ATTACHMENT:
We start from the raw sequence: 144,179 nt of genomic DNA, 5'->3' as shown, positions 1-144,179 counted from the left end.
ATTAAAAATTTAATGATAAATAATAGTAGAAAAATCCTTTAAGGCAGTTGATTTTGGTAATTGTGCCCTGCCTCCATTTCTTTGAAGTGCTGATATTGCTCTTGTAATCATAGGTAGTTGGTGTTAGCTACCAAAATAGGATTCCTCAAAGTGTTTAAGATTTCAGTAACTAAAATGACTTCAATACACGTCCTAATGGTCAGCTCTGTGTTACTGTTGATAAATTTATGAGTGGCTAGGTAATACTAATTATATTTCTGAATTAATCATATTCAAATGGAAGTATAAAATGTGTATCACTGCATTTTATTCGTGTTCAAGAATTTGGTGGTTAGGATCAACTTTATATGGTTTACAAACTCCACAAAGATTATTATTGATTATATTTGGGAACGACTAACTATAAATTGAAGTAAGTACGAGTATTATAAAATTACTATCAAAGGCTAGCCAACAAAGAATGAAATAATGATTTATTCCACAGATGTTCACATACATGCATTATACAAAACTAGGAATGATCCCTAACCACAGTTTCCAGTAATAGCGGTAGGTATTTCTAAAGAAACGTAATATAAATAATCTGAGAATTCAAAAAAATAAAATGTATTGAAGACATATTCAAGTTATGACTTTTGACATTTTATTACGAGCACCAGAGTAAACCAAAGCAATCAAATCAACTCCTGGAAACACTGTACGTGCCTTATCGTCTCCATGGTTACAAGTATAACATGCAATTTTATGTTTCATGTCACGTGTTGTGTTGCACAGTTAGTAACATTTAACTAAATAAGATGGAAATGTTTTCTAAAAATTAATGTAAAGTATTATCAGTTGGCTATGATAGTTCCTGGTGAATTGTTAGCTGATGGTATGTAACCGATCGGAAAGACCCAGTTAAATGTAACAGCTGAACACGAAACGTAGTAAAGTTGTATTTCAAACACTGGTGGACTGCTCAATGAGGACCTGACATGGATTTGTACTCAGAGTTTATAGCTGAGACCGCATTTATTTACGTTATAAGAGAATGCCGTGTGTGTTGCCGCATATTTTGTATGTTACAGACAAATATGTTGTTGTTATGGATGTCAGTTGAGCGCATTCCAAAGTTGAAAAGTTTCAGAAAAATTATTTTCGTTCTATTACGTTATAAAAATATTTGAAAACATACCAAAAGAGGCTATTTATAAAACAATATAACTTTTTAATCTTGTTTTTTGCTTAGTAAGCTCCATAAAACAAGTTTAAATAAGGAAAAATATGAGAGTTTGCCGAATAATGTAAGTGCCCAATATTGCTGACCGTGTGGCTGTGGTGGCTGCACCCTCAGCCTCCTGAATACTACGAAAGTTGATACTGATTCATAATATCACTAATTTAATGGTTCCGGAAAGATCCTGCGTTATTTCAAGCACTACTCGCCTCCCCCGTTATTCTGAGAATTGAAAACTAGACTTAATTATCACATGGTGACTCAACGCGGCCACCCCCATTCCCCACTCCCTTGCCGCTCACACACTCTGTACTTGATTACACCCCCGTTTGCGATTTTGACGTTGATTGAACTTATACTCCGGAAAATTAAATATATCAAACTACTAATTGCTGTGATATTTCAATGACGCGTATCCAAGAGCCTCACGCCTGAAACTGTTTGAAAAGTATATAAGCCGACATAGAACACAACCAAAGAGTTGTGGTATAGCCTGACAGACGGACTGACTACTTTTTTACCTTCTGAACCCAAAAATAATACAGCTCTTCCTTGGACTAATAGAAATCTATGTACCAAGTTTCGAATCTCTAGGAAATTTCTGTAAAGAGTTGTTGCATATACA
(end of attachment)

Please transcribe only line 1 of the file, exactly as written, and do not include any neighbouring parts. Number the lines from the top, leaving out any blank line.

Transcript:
We start from the raw sequence: 144,179 nt of genomic DNA, 5'->3' as shown, positions 1-144,179 counted from the left end.